The Luftwaffe had broadcast its intention that in the event of a landing all available aircraft were to bomb the invasion fleet at first light and at 03.00 Fl.Div. 2 ordered a maximum effort by KG 26 and III./KG 100 against shipping in the Toulon–Marseille area. Primary targets were be notified once reconnaissance had taken place, routes for both units were given and the attacks would go in from 05.30–06.15. In the event however, the fleet was left completely untroubled by the bombers.

The first aggressive action was launched at 07.10, when JGr. 200 scrambled a formation of perhaps a dozen Bf 109s from its 1. and 2. Staffeln. The former was to provide top-cover while 2./200 attacked the landing fleet with WGr. 21 mortars. Before they could come near, they ran into the Lightnings of 1st FG and the German attacked was dispersed, suffering three lost or damaged.

At 08.30 there was a report of four Fw 190s off Caproux and from 10.36-11.45, 2./NAG 13 had an Fw 190 and a Bf 109 scouting over the Golfe du Lion and West of Cap Creus. Meanwhile that morning, orders had been issued that 2./NAG 13 was now subordinated to Jafü Süd.


A certain amount of help was on its way:

From Luftflotte 2 Ops. Abteilung at 09.00 hrs.

1 Fighter Staffel took off at 08.30. Remaining fighters and 11 transports will take off at 09.30 hours. Flying route: Ghedi – Milan – St. Étienne – Orange.

By 10.00 hours, 28 Bf 109s of II./JG 77 had left Ghedi in Italy, bound for Orange-Caritat with the balance of the Gruppe due to follow next day. The transfer was assisted by nine S.82s of II./TG 1 carrying ground crew, spares and other stores. Among them was Ofw. Köhler's 1Z+GP of the 6. Staffel which had set off at 07.30. The Allies were quick to spot these developments:

... reinforcements were airborne and the call sign MITTEL was established as that of II JG 77, probably based at ORANGE CARITAT.

In the comparative safety of the gathering dusk II./TG 1's transports left Avignon to return to Italy. Luftflotte 3's decided to scrub a planned night operation by the bombers of Fliegerkorps IX on the Mediterranean coast on the night of the 15/16th. In the event, no help ever came from that quarter. During the day Fl.Div. 2 had enquired if stocks at Lézignan were sufficient to support operations by a Staffel of fighters but nothing seems to have come of this either.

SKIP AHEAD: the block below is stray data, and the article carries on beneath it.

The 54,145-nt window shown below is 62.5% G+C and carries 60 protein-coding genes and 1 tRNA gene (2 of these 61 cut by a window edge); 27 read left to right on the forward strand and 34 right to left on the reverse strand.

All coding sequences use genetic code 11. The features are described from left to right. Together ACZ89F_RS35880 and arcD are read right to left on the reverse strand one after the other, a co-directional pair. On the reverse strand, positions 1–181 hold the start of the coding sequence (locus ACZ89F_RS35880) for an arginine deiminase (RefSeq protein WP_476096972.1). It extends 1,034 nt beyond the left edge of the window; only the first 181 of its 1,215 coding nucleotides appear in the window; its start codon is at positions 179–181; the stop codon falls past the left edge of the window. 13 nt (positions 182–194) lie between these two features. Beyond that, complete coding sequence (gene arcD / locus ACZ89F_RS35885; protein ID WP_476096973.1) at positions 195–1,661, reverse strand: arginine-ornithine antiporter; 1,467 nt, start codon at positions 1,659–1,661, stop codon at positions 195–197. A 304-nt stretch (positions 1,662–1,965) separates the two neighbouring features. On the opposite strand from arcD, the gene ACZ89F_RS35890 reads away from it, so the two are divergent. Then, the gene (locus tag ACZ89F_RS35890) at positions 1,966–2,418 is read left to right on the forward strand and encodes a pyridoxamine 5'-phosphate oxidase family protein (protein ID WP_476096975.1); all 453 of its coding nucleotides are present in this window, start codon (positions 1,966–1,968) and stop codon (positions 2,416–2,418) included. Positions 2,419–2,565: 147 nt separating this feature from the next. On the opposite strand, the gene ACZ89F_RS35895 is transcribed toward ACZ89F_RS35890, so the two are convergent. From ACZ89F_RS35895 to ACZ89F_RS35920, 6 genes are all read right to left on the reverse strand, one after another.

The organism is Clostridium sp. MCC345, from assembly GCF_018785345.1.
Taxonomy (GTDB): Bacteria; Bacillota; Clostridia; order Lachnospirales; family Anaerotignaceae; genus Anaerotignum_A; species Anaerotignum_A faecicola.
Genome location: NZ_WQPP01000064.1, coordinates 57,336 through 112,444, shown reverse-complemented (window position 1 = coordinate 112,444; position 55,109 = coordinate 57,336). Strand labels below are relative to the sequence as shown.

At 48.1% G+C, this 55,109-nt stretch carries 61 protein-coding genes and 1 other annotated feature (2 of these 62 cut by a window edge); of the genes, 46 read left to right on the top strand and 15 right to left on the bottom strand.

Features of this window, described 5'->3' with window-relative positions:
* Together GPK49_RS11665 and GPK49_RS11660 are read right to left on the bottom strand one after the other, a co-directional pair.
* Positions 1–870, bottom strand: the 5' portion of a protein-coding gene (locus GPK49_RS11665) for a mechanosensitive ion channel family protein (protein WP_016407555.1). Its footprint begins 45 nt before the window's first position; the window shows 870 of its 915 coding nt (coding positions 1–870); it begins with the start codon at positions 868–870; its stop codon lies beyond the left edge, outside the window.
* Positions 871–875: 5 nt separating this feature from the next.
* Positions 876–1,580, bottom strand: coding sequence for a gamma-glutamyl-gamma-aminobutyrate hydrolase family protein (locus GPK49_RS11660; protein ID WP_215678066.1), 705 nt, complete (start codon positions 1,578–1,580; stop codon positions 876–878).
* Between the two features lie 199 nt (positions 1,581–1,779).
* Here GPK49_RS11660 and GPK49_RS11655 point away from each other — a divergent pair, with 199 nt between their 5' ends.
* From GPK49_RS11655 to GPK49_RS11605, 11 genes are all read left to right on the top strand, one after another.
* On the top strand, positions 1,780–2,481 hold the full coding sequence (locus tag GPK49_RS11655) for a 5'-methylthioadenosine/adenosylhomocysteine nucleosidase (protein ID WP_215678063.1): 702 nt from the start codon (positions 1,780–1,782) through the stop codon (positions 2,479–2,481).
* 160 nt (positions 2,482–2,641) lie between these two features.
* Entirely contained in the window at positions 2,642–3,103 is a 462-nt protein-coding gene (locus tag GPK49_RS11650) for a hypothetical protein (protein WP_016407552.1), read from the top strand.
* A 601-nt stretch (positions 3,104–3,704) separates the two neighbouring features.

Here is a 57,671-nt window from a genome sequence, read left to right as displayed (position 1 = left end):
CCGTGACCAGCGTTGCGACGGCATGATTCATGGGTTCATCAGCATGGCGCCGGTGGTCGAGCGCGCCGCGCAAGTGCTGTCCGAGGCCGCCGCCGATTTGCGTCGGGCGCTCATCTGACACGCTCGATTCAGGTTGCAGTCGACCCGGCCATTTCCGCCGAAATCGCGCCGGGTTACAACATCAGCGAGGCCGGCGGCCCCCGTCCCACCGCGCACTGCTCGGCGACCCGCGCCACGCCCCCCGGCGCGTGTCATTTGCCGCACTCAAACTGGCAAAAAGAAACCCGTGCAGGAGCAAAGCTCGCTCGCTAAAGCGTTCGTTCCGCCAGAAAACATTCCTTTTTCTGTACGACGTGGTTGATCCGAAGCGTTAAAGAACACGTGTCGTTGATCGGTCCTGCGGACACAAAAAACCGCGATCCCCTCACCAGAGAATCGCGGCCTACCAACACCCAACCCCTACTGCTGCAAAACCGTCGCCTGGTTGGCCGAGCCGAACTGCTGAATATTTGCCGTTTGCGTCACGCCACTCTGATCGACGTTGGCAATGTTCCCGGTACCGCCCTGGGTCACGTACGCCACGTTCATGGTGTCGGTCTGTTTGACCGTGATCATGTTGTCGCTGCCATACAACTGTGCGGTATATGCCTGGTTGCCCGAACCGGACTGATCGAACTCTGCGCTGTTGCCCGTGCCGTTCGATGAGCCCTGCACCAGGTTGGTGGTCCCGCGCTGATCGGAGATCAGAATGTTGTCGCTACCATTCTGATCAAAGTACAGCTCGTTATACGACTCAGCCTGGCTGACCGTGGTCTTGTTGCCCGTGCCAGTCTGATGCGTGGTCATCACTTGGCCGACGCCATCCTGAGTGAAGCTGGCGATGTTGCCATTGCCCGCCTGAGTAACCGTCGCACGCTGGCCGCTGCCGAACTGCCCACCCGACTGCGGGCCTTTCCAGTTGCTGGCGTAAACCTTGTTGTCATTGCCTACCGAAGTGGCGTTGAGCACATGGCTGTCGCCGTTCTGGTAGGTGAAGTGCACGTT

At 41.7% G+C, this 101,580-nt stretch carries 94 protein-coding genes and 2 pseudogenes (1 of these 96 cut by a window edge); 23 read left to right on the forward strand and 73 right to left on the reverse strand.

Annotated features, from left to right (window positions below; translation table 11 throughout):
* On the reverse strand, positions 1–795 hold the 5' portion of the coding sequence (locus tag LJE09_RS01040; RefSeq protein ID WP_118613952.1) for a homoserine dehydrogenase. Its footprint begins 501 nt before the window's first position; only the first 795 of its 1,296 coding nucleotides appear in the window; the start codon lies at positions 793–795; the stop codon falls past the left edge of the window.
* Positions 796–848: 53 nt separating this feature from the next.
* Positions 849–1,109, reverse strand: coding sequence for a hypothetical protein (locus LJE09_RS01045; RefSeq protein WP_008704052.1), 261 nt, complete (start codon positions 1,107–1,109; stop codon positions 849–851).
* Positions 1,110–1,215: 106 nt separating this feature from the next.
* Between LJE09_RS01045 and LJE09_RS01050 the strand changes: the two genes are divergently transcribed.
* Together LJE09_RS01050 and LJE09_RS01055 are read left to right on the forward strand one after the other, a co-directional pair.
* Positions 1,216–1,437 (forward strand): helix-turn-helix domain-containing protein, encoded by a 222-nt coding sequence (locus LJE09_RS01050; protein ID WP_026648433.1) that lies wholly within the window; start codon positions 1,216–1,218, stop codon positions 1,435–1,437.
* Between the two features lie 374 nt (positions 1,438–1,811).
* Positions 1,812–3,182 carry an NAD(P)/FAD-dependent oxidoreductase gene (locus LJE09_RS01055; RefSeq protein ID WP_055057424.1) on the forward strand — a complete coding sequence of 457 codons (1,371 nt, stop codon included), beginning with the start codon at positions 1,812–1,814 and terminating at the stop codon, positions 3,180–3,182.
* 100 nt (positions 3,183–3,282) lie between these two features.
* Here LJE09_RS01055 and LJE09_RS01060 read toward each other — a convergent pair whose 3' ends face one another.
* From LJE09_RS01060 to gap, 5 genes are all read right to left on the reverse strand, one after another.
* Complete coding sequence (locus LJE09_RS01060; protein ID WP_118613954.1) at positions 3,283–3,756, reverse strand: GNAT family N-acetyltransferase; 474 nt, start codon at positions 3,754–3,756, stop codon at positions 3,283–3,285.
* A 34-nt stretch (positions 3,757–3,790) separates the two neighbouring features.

The Night Attacks

Signed Kommdore 26, addressed I./KG 26, Orange Plan de Dieu, stamped 16.00 hours:

A/c torpedo operation with all forces on St. Raphael from 19.15–19.35 hours. Decision 17.00 hours.

The II./KG 26 told its illuminator unit that a security patrol was to be flown on the 15/16th as on the previous night even though night reconnaissance aircraft were scarce. The KG 26 illuminators were down to four operational crews while 1.(F)/33 had no planes with "apparatus" (i.e. FuG 200) available, leaving the Staffel operational only for security cover. To make matters worse, the 1./33's base at St Martin was one of a number of airfields bombed and shot up during the late afternoon.

According to a report intercepted during the day, the deployment of bombers was going to be hampered because until there was more moonlight attacks could only be made during morning or evening twilight or when there was enough cloud cover during the day. Deciding what to bomb was another concern since despite repeated requests Nineteenth Army had notified no suitable targets , as of 19.00 hrs. other than landing craft. Preparations for the night's operations by II./KG 26 were disrupted by an air raid warning that lasted for an hour from 16.10 local time. Transport and equipment could not move and only four Ju 88s could be made ready for their assigned mission.

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odplate Next Top Back Appendices One (3 pages) and Two Pull-out and aftermath Aug23 Aug22 21￐23 August 1944 20 August 1944 19 August 1944 18 August 1944 (page 1 of 2) 17 August 1944 (page 1 of 2) 16 August 1944 (page 1 pf 2) D-Day 15 August 1944 (page 1 of 3) Before D-Day (page 1 of 5) Introduction Preface homelink